Police brutality and racism highlight France’s attachment to ideals

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France has a historic heritage of promoting and protecting human rights and has put in place many mechanisms to this end. But that legacy has come under closer scrutiny in recent weeks.

At the end of November, citizens captured a video of the Parisian police violently abducting homeless people from the central square of the Republic. Days later, police officers were caught by security cameras beating a music producer for not wearing a face mask.

At the same time, the government introduced a controversial bill that would have punished those who film the police with malicious intent. This sparked mass protests, which caused the government to back down and promise to rewrite the bill.

Despite the withdrawal of the bill, France’s vision as a human rights defender increasingly belies reality. Now, advocates hope the state will use the break to recalibrate, to be the human rights model it claims to be.

“France aims to become a leader in human rights, but there is a big difference between this idea and reality,” explains sociologist Marie-Hélène Bacqué. “And because he calls himself a leader of human rights, each time the French state does something that goes against human rights, the gap appears even greater.

When Dieu Pabu Mpenyi has been arrested by police in the past, it is usually at night, as he returns home from basketball practice, his slick jeans swapped for sweatpants, with friends. or alone.
“They see a black man walking at night, they automatically think that I am going to be aggressive,” explains Mr. Pabu Mpenyi, who lives in the Paris suburb of Villepinte.

At just 17, he has had enough interactions with the police to know he needs to keep copies of his ID on his phone and remain calm, even arrogant, in order to show that he not afraid. But he knows that such interactions can quickly escalate. His older brother has already landed in police custody for an incident he was not even present.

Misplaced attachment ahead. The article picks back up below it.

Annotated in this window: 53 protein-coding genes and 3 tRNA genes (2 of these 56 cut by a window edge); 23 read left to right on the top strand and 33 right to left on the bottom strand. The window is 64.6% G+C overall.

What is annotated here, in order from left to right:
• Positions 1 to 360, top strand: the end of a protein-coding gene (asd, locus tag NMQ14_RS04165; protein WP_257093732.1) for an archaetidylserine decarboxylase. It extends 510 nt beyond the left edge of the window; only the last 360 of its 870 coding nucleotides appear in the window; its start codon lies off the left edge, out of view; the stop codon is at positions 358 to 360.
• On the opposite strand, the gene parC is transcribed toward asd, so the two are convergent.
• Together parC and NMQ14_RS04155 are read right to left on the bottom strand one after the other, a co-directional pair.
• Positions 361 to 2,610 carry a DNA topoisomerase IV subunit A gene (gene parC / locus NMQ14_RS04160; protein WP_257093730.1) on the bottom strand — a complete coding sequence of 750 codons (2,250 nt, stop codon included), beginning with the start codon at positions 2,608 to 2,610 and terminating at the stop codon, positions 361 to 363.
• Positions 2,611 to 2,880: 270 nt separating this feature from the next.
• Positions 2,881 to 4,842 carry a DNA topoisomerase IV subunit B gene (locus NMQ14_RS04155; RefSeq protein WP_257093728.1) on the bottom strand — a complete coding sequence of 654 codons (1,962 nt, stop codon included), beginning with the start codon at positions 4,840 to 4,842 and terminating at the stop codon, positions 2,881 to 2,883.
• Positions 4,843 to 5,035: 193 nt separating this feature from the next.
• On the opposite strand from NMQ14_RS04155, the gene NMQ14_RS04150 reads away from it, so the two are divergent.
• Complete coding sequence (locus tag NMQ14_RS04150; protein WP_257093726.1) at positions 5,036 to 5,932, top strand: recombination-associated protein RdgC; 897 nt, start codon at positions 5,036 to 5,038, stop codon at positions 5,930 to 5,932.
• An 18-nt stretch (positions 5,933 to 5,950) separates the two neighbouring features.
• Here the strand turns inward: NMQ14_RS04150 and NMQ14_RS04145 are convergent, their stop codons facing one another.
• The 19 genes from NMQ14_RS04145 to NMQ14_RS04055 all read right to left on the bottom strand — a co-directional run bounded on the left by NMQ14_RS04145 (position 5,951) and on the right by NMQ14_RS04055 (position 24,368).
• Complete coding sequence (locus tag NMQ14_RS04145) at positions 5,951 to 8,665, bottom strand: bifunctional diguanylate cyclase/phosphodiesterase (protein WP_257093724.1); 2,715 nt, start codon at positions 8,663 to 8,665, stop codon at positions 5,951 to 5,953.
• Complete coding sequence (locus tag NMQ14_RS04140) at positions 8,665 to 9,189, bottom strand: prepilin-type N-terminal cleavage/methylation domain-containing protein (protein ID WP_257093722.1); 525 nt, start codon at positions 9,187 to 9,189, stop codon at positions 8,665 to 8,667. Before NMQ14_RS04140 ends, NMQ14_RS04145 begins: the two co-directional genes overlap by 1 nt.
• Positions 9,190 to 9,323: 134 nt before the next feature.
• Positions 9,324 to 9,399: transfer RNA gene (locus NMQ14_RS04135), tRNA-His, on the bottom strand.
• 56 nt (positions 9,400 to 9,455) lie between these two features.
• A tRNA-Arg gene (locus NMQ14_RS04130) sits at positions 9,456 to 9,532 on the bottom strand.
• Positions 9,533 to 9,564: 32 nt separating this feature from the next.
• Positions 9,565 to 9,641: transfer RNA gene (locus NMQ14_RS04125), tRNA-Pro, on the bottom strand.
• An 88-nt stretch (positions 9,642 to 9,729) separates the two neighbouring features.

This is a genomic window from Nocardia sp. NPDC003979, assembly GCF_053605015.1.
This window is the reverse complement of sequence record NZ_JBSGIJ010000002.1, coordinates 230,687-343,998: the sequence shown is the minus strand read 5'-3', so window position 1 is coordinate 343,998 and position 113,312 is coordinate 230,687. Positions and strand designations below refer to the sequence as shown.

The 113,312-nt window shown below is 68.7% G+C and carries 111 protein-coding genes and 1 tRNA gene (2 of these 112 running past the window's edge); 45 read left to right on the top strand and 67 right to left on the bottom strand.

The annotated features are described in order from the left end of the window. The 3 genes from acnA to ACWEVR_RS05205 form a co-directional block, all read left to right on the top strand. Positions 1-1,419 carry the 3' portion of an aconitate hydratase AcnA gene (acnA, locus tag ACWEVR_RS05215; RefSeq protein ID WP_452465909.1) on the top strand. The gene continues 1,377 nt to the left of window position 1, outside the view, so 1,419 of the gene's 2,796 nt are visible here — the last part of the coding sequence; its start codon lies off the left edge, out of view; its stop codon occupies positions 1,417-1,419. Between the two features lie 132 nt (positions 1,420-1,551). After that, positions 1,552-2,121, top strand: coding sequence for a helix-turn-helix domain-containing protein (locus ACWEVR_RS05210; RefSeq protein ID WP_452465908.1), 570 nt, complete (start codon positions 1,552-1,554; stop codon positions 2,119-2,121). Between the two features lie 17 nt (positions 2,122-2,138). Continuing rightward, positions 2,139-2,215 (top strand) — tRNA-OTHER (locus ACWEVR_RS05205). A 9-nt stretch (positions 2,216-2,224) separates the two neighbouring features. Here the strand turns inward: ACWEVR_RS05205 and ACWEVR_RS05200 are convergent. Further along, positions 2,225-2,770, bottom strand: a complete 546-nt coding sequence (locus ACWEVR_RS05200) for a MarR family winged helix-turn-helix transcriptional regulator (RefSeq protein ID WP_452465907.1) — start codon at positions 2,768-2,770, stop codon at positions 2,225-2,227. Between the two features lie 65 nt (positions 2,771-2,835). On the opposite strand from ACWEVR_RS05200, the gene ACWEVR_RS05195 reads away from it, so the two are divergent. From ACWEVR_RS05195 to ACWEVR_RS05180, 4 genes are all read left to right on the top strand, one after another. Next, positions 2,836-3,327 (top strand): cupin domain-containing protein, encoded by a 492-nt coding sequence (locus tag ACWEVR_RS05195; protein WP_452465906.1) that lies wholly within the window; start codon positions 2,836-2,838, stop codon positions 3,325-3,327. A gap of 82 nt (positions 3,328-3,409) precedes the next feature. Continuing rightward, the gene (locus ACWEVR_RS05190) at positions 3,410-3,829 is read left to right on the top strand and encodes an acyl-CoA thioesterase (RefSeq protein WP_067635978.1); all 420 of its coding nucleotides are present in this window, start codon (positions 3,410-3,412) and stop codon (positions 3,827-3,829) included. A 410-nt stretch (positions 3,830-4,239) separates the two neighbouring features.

“These moments with the police have traumatized me and I am afraid for my brothers,” said Mr. Pabu Mpenyi, a mid-12-year-old child whose parents came to France from Angola in 2002. “Which scares me the most is when there isn’t. cameras, the police can say whatever they want behind your back and you have no defense.

The question of the use of images of police incidents in France has been the subject of a large debate in recent weeks. At the end of November, citizens captured a video of the Parisian police violently abducting homeless people from the central square of the Republic, using tear gas and batons. A few days later, four police officers were captured by security cameras beating music producer Michel Zecler as he left his studio, for not wearing a face mask.

Music producer Michel Zecler is on his way to the Inspectorate General of the National Police, known by its French acronym IGPN, in Paris, November 26, 2020. French Minister of the Interior Gerald Darmanin has ordered the suspension of several police officers Parisians after the publication of screening videos they beat Mr. Zecler and used tear gas against him for no apparent reason.

Protests have rocked the country for the past two weekends, as hundreds of thousands of people called on the government to crack down on police brutality and end a controversial national security bill that would have punished those who film the police with malicious intent. The government has since backed down and promised to rewrite the bill.